Rotorua bubbles with microbiologists: An EAG Ambassador at ISSM 2017

Dec 12, 2017 1 Comment by 1634 views

Thanks to support from the EAG I was able to attend the 2017 conference of the International Society of Subsurface Microbiology, held in Rotorua, New Zealand.  Rotorua is an amazing city due to its geothermal activity.  It is located next to Lake Rotorua in the centre of the North Island, which formed from a volcanic eruption and caldera collapse around 140,000 years ago.  Wandering around the city you can’t help noticing the smell of hydrogen sulfide, and it seems like steaming vents and bubbling pools of mud are present around every corner!  It was a perfect location for the conference, as these thermal environments have unique geochemistries and are host to a multitude of extremophilic microorganisms.  Not only that, it was the perfect location for geology tourism, and I took the opportunity to visit an active volcano, sinter terraces, and a hot spring spa.  I was fascinated to see hydrothermal processes in action, as it gave me a much better understanding of how hydrothermal alteration occurs, and I could compare the active processes to the altered rocks I have previously observed in the geological record.

Visiting Champagne Lake at Wai-O-Tapu. The different coloured deposits are caused by minerals precipitating from the hydrothermal fluids.

I was excited to be able to present the results of two different research projects that I have been working on.  On the first day of the conference I gave an oral presentation on “Geomicrobiological investigations of a Brazilian Co-Ni laterite deposit”, describing my field study of the Piauí laterite and subsequent laboratory work.  I’m interested in understanding how the cobalt and nickel became enriched, and whether microbial activity and biogeochemical cycling may have contributed to this enrichment.  The poster session was held on the second day of the conference.  It was really well attended, and I had some interesting discussions on my poster “Nanoscale imaging of microbe-mineral interactions”. For this project I made thin films of iron oxides and colonised them with model iron(III)-reducing bacteria, before using NanoSIMS to observe the relationship between actively metabolising cells and the iron oxide surface.

Presenting my research at ISSM

I really enjoyed the conference, especially the inspirational talks from the four keynote speakers on their careers in science, their discoveries, and advice for future research.  A particular highlight of the conference was the field trip I went on to Waitomo.  Here a series of stunning caves had formed in limestone deposits, and were even more spectacular in the dark as they were home to thousands of glow worms.  The field trip was also a great opportunity to get to know people from the conference outside of an academic setting.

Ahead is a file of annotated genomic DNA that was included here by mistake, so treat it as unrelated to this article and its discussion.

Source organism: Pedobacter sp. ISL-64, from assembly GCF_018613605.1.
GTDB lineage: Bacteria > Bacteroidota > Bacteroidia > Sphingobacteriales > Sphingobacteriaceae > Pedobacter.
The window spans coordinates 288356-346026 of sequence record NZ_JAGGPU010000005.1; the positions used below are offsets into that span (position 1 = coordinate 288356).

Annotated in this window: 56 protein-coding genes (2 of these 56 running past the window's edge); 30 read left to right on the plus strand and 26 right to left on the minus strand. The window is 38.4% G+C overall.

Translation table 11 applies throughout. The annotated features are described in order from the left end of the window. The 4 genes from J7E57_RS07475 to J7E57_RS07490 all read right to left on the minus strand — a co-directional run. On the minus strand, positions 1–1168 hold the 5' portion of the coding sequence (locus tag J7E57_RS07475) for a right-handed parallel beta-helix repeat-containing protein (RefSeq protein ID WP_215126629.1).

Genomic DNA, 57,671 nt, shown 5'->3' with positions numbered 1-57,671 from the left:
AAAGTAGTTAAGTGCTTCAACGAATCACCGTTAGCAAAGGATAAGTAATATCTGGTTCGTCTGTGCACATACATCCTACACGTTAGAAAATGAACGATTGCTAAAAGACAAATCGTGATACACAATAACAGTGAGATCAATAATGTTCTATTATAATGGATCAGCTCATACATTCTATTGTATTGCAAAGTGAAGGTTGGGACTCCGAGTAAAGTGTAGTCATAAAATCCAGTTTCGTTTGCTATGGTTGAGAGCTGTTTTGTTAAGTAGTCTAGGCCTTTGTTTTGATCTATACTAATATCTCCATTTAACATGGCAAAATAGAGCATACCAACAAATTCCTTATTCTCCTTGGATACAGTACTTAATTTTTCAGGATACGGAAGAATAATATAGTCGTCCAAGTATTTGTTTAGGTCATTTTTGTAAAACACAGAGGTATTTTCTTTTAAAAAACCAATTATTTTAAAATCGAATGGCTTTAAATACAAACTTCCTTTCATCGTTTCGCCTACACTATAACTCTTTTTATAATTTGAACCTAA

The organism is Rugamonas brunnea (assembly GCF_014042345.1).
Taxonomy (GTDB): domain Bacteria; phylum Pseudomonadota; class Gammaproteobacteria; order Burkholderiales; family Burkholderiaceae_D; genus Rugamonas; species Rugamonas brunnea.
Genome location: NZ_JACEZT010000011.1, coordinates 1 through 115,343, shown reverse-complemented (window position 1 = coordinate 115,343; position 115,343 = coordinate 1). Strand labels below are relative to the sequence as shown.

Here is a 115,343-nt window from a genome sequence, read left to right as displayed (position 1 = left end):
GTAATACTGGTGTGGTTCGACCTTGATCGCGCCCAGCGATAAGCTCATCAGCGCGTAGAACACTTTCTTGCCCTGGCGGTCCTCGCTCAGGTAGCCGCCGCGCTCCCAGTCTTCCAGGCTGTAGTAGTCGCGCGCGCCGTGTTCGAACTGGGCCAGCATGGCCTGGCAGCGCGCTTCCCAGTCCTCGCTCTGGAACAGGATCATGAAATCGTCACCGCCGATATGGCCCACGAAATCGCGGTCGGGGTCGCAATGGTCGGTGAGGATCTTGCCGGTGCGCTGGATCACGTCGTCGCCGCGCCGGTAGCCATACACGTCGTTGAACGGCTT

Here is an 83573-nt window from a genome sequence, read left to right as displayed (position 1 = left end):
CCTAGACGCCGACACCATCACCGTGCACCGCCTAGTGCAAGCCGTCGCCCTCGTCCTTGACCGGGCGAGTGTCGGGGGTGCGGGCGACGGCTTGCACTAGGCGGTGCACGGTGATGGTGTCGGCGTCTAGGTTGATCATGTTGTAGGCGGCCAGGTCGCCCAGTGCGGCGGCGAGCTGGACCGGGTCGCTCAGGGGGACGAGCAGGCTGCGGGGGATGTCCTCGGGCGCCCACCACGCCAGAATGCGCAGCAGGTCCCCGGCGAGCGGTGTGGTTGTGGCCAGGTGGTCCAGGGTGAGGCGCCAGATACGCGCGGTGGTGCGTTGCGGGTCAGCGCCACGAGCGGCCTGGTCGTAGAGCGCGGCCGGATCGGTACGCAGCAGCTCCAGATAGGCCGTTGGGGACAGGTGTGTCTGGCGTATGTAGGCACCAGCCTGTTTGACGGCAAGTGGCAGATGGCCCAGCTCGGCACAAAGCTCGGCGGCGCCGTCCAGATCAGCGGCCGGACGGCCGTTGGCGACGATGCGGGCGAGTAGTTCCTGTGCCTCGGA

Conference field trip to the Waitomo caves

I am very grateful to the EAG for the opportunity to attend ISSM as an Early Career Science Ambassador. Thank you!


About the author:

Laura Newsome, a member and ambassador of the EAG, is a geomicrobiologist at the University of Manchester. Laura’s research aims to understand how the activity of microorganisms influences the behaviour of metals and contaminants in the natural environment.

General, Invited contributions

About the author

Invited contributions to the EAG blog. See biography of the author of this post just above...

One Response to “Rotorua bubbles with microbiologists: An EAG Ambassador at ISSM 2017”

  1. Rotorua bubbles with microbiologists: An EAG Ambassador at ISSM 2017 – Manchester Geomicro says:

    […] The International Society of Subsurface Microbiology (ISSM) 2017 was held in Rotorua, New Zealand. Our very own Dr Laura Newsome attended the conference as an ambassador for the European Association of Geochemistry (EAG). Here is a link to a conference review she has written for the EAG Blog: […]

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